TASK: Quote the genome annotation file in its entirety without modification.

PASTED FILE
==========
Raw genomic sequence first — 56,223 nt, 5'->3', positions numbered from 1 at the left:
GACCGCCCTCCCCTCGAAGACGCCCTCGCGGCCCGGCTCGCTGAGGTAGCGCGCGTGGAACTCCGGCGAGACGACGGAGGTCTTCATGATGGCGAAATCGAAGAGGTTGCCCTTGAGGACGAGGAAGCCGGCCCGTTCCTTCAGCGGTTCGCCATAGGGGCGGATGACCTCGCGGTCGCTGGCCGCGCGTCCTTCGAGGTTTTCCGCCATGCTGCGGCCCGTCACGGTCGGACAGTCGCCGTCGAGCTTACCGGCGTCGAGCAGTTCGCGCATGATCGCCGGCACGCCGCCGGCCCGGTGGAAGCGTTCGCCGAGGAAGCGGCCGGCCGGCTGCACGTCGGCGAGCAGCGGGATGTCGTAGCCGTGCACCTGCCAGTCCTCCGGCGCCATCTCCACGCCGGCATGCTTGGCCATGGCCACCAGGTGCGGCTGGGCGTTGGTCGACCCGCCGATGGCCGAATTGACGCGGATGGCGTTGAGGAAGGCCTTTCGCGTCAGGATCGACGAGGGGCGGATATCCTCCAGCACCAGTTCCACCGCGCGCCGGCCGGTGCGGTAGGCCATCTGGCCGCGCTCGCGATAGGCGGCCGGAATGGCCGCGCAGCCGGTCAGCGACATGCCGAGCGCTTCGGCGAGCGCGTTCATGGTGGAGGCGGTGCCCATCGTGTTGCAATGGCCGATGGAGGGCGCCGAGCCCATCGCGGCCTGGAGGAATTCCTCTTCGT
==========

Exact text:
Raw genomic sequence first — 56,223 nt, 5'->3', positions numbered from 1 at the left:
GACCGCCCTCCCCTCGAAGACGCCCTCGCGGCCCGGCTCGCTGAGGTAGCGCGCGTGGAACTCCGGCGAGACGACGGAGGTCTTCATGATGGCGAAATCGAAGAGGTTGCCCTTGAGGACGAGGAAGCCGGCCCGTTCCTTCAGCGGTTCGCCATAGGGGCGGATGACCTCGCGGTCGCTGGCCGCGCGTCCTTCGAGGTTTTCCGCCATGCTGCGGCCCGTCACGGTCGGACAGTCGCCGTCGAGCTTACCGGCGTCGAGCAGTTCGCGCATGATCGCCGGCACGCCGCCGGCCCGGTGGAAGCGTTCGCCGAGGAAGCGGCCGGCCGGCTGCACGTCGGCGAGCAGCGGGATGTCGTAGCCGTGCACCTGCCAGTCCTCCGGCGCCATCTCCACGCCGGCATGCTTGGCCATGGCCACCAGGTGCGGCTGGGCGTTGGTCGACCCGCCGATGGCCGAATTGACGCGGATGGCGTTGAGGAAGGCCTTTCGCGTCAGGATCGACGAGGGGCGGATATCCTCCAGCACCAGTTCCACCGCGCGCCGGCCGGTGCGGTAGGCCATCTGGCCGCGCTCGCGATAGGCGGCCGGAATGGCCGCGCAGCCGGTCAGCGACATGCCGAGCGCTTCGGCGAGCGCGTTCATGGTGGAGGCGGTGCCCATCGTGTTGCAATGGCCGATGGAGGGCGCCGAGCCCATCGCGGCCTGGAGGAATTCCTCTTCGT